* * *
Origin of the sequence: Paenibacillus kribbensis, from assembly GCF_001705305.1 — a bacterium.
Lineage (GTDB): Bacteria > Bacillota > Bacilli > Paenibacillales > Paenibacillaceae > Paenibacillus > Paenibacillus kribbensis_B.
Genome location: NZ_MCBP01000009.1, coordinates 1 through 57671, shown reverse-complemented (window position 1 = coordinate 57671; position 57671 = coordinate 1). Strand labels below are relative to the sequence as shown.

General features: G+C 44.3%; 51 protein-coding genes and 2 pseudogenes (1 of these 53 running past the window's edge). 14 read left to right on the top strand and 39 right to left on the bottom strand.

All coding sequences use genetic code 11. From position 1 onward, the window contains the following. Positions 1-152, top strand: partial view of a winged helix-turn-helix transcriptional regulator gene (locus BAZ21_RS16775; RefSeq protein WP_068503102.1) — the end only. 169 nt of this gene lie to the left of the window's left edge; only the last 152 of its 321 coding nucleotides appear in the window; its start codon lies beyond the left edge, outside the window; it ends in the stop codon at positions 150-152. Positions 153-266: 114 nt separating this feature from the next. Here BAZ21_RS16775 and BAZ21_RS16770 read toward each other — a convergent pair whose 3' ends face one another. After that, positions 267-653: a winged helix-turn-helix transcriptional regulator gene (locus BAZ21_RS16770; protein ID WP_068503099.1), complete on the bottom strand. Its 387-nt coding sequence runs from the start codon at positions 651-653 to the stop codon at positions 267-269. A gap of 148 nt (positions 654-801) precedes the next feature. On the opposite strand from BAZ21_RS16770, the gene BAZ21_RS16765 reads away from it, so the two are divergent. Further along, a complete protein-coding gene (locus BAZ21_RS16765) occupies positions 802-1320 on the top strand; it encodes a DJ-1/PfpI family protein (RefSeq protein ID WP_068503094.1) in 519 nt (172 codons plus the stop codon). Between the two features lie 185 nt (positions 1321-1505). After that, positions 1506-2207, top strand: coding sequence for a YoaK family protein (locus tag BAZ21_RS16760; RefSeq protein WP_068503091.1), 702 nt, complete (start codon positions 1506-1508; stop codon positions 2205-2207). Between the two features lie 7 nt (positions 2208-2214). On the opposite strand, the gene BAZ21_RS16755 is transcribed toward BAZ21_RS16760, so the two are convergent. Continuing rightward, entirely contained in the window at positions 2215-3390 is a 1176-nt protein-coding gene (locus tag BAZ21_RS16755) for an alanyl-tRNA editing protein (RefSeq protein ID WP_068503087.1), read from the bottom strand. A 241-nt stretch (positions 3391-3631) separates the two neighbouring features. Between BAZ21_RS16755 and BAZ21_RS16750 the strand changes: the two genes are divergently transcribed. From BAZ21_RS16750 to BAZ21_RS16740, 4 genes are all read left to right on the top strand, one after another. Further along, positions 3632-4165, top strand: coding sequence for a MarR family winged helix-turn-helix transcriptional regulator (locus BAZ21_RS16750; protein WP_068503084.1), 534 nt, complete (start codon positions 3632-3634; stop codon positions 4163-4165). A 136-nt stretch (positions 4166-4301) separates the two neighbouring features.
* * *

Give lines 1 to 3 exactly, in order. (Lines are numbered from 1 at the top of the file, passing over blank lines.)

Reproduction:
Origin of the sequence: Paenibacillus kribbensis, from assembly GCF_001705305.1 — a bacterium.
Lineage (GTDB): Bacteria > Bacillota > Bacilli > Paenibacillales > Paenibacillaceae > Paenibacillus > Paenibacillus kribbensis_B.
Genome location: NZ_MCBP01000009.1, coordinates 1 through 57671, shown reverse-complemented (window position 1 = coordinate 57671; position 57671 = coordinate 1). Strand labels below are relative to the sequence as shown.